Gimme Gimme Gimme
“Pls stop hitting me up for Incubus tix & vip support the homies. Everyone says support local buy local then wants free tix #hypocrites” twittered @Flashee last week as people who waited until the last minute began to grow frantic in the hours leading up to the [still not sold out] show. I didn’t even have to see the requests he was getting to know what they must have looked like. People realized the concert was that night and thought, “Oh yeah, Incubus concert tonight. How are we going to get tickets? Who do we know? Wait, Matty from BAMP and Flash Hansen own a restaurant together, I know Flash, I’ll hit him up.”
It happens for a lot of things. That “my presence is payment enough” mentality. The only thing with that is the people who have that mentality are usually the people whose presence… isn’t that valuable. Being clueless as to the investments made to bring a concert to Honolulu, the math that’s involved in individual ticket sales and cost vs. profit does not equal a free ticket for you.
Even Daniel Gray was hearing it from his “First Friday Friends” who only seem to know how to get in touch with him when they are on their way to the club–not even respecting the guest list that he tells everyone is open until 5pm that day. Waiting until they are outside to hit him up, and then getting irritated when they can’t get in at 11:30pm because the club is already at capacity.
I’ve come to understand the last minute. Well, not really understand it as much as tolerate it. You have to take the good with the bad. It’s the sense of entitlement that too many clubbers have been getting, even after we are coming out of a crippling economy. They are the same people who are probably barking about not getting enough shows here. They stand outside harassing the door person, saying “But I’m going to spend a lot of money in your club.” Well that’s awesome, how about you spend $10 on the ticket to get inside as well? The bar isn’t always paying for the band who’s been flown in, put up in a hotel, hosted for two or three days and asked for more bottles because they drank all of their comp tab.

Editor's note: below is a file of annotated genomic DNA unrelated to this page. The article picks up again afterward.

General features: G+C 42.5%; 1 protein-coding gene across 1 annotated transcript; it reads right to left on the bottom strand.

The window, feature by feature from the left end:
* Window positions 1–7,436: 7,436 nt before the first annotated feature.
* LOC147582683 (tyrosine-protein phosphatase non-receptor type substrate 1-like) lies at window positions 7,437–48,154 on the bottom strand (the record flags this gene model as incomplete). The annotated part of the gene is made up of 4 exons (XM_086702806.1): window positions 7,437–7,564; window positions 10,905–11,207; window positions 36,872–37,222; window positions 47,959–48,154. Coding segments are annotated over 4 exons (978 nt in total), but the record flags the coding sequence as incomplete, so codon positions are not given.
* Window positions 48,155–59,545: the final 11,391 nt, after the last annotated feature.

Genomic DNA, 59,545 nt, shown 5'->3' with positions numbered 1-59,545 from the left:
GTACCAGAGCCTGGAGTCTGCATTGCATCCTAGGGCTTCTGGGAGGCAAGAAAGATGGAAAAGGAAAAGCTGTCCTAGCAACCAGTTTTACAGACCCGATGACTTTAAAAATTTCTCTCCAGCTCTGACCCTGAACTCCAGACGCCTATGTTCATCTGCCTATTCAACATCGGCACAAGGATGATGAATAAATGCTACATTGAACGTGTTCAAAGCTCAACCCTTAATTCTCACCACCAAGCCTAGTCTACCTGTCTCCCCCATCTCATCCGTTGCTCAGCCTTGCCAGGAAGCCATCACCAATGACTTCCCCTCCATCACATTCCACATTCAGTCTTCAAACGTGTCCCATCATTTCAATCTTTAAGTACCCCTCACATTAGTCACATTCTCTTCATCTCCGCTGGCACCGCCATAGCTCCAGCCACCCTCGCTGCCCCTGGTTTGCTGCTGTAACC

Paying the cover; it was a trend that Toyo Theater ringleader Blaise Sato was championing on his own a few months ago. Even if it was a weekly or monthly party, pay damn it. That guy is friends with everyone, but he gets it. The $5 that most people don’t want to take out of their wallets is what’s making that party they are pushing their way into happen.
I don’t know how many times I’ve been contacted by people who I’ve never seen at any of my other events asking for the guest list or to skip a line all together at our pool parties. “I don’t mind paying, but I can’t deal with a line,” they will tell me. Really? Who likes standing in line?
Success in nightlife-ing does not mean knowing the person pulling these concerts and events together for you and being able to call or text them to hook it up. If these people are truly your homies, then you of all people should be the ones paying. Your friends will hook it up when they can and be happy to do it. If it’s not happening, then it’s either time to re-evaluate your level of support or think about staying in.